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#1 2021-08-22 19:03:51

Tharbad
Member
Registered: 2016-02-27
Posts: 260

Patch management

Hi,

I'm looking for an answer to a question that might be already solved by the Arch team.

Say I have a software package. I didn't write it but it still being updated by a good dev team.
I would like to add patch to it but that patch is only for my specific use case. The dev team refuses.
I understand them.
Actually, I have like ~150 packages like this. I don't want to fork them. That's what debian did and that's tedious.
So instead I want to write patches.

But when I apply them, I would like to verify that I'm applying to the file I created the patch on and not a newer version of it.

So I would like you to recommend me two things:
1) What tool to use? GNU patch? diffmerge?
2) Patch management system. So I could apply them automatically. I can write bash scripts but there must be some OSS software for this.

Ideas will be welcome.

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#2 2021-08-22 19:43:11

kokoko3k
Member
Registered: 2008-11-14
Posts: 2,206

Re: Patch management

Tharbad wrote:

.

But when I apply them, I would like to verify that I'm applying to the file I created the patch on and not a newer version of it.

What does it mean? You cannot apply patches on old files and mix them with newer ones.
99.9% You'll have a broken software.

Just make PKGBUILDS that applies the patches you want via patch command and keep the PKGBUILD in sync with upstream versions praying that the patches will apply in the future.
Adapt them when they don't.

It is a manual work.


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#3 2021-08-22 20:15:49

Tharbad
Member
Registered: 2016-02-27
Posts: 260

Re: Patch management

kokoko3k wrote:
Tharbad wrote:

.

But when I apply them, I would like to verify that I'm applying to the file I created the patch on and not a newer version of it.

What does it mean? You cannot apply patches on old files and mix them with newer ones.
99.9% You'll have a broken software.

Probably using some hashing to make sure it won't happen.

kokoko3k wrote:

Just make PKGBUILDS that applies the patches you want via patch command and keep the PKGBUILD in sync with upstream versions praying that the patches will apply in the future.
Adapt them when they don't.

It is a manual work.

That's what I'm trying to avoid. It's not like I'm the first one to have some ~100 custom patches to some software. I'm looking for insights on how to manage this.
The only other use case I can think of is a distro. Maybe the linux kernel? https://github.com/archlinux/linux Arch kernel seems to have tons of patches.
How does the dev team manages those?

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#4 2021-08-22 20:31:50

ayekat
Member
Registered: 2011-01-17
Posts: 1,462
Website

Re: Patch management

Tharbad wrote:

That's what debian did and that's tedious.

Debian's approach isn't really that different from what you see e.g. on Arch.

To patch software, you need some codebase to work on and generate the patch files from (i.e. your own, downstream fork).
The only difference between Arch and Debian is that on Arch, you only see the resulting patch file that the packager put there, but not the working copy of the upstream codebase (well, with some exceptions: see the Linux package you linked there).
Debian packagers on the other hand lay it all open (i.e. the upstream codebase + the patches they apply).

But in the end, the workflow itself is pretty much the same: Get the upstream code, apply your changes, generate the patch files, and then some packaging work.

And yes, it's tedious. There's a reason why people usually try to get things merged upstream, and usually try to limit their set of patches to backports.
You can use Git to track and rebase your changes to avoid some of the mistakes, but ultimately, there is no magic bullet. It's mainly manual labour.


{,META,RE}PKGBUILDSpacman-hacks (includes makemetapkg and remakepkg) │ dotfiles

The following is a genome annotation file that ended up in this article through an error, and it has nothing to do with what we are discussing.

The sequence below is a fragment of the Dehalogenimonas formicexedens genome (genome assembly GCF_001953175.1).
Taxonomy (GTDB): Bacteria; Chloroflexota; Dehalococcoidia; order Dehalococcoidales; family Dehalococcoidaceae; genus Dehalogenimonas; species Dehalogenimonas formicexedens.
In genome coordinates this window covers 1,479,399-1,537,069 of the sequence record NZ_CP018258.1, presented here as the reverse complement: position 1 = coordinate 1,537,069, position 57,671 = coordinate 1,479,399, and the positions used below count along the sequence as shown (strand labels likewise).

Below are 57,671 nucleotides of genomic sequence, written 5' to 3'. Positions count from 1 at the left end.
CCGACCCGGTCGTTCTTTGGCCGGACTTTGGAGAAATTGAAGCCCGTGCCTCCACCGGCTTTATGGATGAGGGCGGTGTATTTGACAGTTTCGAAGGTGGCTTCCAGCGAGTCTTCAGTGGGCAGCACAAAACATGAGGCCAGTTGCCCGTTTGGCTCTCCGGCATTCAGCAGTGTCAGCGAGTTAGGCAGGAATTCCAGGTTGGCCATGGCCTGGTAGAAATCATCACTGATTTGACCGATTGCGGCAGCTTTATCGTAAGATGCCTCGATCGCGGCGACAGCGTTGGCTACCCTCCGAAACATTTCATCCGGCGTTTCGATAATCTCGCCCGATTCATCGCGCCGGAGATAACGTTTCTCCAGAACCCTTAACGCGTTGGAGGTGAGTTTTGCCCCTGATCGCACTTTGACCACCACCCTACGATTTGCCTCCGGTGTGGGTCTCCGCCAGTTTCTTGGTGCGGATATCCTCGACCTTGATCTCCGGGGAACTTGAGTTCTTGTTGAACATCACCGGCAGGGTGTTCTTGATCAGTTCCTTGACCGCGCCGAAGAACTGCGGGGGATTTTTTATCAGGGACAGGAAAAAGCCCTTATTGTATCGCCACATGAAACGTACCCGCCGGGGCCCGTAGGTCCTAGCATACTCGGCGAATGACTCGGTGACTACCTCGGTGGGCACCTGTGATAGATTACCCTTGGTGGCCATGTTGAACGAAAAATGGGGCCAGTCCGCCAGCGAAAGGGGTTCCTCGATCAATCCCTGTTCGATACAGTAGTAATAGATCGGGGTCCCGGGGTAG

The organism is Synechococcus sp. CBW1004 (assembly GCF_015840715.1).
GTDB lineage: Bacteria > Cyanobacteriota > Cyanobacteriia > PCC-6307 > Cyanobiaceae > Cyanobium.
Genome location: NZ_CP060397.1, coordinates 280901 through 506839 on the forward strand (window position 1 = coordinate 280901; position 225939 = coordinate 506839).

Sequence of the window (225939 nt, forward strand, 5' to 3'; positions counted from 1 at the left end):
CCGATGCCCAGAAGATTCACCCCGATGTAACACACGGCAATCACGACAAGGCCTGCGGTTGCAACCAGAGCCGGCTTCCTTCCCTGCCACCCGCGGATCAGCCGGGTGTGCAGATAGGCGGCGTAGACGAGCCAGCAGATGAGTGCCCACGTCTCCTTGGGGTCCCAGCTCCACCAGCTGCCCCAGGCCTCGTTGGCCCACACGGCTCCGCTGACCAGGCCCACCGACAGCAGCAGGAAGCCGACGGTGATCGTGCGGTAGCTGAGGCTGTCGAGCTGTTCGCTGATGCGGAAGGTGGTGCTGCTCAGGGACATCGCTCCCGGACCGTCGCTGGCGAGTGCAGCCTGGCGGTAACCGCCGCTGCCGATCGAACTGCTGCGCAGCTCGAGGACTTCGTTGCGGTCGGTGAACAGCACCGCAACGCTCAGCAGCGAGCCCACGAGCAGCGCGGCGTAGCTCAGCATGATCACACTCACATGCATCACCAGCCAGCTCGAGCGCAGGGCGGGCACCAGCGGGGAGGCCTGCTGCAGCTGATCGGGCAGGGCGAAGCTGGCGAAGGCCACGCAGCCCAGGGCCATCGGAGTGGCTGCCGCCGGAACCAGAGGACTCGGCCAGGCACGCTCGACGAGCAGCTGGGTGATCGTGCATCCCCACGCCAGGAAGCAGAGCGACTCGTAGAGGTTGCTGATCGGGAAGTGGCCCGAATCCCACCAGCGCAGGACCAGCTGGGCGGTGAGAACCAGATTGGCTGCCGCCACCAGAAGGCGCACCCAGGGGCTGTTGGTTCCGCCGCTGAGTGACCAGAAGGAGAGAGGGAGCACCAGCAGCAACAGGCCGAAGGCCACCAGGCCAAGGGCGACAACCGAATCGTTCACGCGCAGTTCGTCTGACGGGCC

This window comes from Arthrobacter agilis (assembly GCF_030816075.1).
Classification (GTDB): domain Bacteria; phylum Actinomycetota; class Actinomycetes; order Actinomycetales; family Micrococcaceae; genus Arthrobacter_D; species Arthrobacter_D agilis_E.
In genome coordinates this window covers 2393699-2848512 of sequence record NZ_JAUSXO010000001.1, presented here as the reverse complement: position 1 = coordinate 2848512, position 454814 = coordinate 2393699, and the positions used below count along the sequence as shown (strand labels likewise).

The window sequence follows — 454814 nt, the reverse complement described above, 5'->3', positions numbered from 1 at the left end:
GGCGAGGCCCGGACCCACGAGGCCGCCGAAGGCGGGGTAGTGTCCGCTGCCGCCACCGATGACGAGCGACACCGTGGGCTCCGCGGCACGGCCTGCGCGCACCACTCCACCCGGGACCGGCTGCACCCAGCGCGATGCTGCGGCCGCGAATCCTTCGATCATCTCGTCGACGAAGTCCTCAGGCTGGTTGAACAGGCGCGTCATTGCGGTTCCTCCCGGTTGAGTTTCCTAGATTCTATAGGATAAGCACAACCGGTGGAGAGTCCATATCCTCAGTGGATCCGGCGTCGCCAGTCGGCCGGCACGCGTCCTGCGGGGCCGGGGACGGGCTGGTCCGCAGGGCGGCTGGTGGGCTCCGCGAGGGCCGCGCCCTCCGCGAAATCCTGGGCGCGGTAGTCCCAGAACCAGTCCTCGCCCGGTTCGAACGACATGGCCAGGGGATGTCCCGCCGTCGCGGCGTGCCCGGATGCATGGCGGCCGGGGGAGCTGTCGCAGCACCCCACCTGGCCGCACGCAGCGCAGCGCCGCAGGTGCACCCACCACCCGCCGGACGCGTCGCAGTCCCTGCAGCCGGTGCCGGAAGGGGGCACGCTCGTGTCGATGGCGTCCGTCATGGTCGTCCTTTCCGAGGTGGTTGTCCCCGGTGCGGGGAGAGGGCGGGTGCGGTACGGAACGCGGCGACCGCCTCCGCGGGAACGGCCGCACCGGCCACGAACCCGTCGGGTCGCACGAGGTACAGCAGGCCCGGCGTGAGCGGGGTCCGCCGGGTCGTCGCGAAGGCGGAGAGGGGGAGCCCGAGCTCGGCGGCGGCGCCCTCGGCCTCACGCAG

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#5 2021-08-22 20:50:35

Trilby
Inspector Parrot
Registered: 2011-11-29
Posts: 25,747
Website

Re: Patch management

Tharbad wrote:

That's what I'm trying to avoid.

This doesn't really make sense.  If an old patch will work on the new code, great, move forward.  If the old patch would not work on new code, you have to A) modify the patch, or B) not use the new software.  There is no way to automate yourself out of a logical necessity.


"UNIX is simple and coherent..." - Dennis Ritchie, "GNU's Not UNIX" -  Richard Stallman

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#6 2021-08-22 21:06:31

kokoko3k
Member
Registered: 2008-11-14
Posts: 2,206

Re: Patch management

Tharbad wrote:

Probably using some hashing to make sure it won't happen.

Oh, I think i got it now:
even if the patch would succeed, you still dont want to patch the updated file to avoid unpredictable software behaviour (?)
I can't help on that, sorry, but by personal experience, no cat has ever been killed by a successfull patch, even if the file to patch was updated.
If the context is sufficiently wrong, patch will warn you and refuses to modify the file.

Last edited by kokoko3k (2021-08-22 21:09:53)


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#7 2021-08-23 15:58:57

Tharbad
Member
Registered: 2016-02-27
Posts: 260

Re: Patch management

kokoko3k wrote:
Tharbad wrote:

Probably using some hashing to make sure it won't happen.

Oh, I think i got it now:
even if the patch would succeed, you still dont want to patch the updated file to avoid unpredictable software behaviour (?)
I can't help on that, sorry, but by personal experience, no cat has ever been killed by a successfull patch, even if the file to patch was updated.
If the context is sufficiently wrong, patch will warn you and refuses to modify the file.

I want a bigger context. The file.

ayekat, Trilby: In my case, I can't merge upstream. I tried, in most cases I failed. The dev don't want to.
Do you have tools to manage all those packages? To track patches, track failed patching and so on?
It was suggested that I use git with custom files and bash scripts to track these patches but maybe you know a tool that does this?

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#8 2021-08-23 17:32:43

kokoko3k
Member
Registered: 2008-11-14
Posts: 2,206

Re: Patch management

Tharbad wrote:
kokoko3k wrote:
Tharbad wrote:

Probably using some hashing to make sure it won't happen.

Oh, I think i got it now:
even if the patch would succeed, you still dont want to patch the updated file to avoid unpredictable software behaviour (?)
I can't help on that, sorry, but by personal experience, no cat has ever been killed by a successfull patch, even if the file to patch was updated.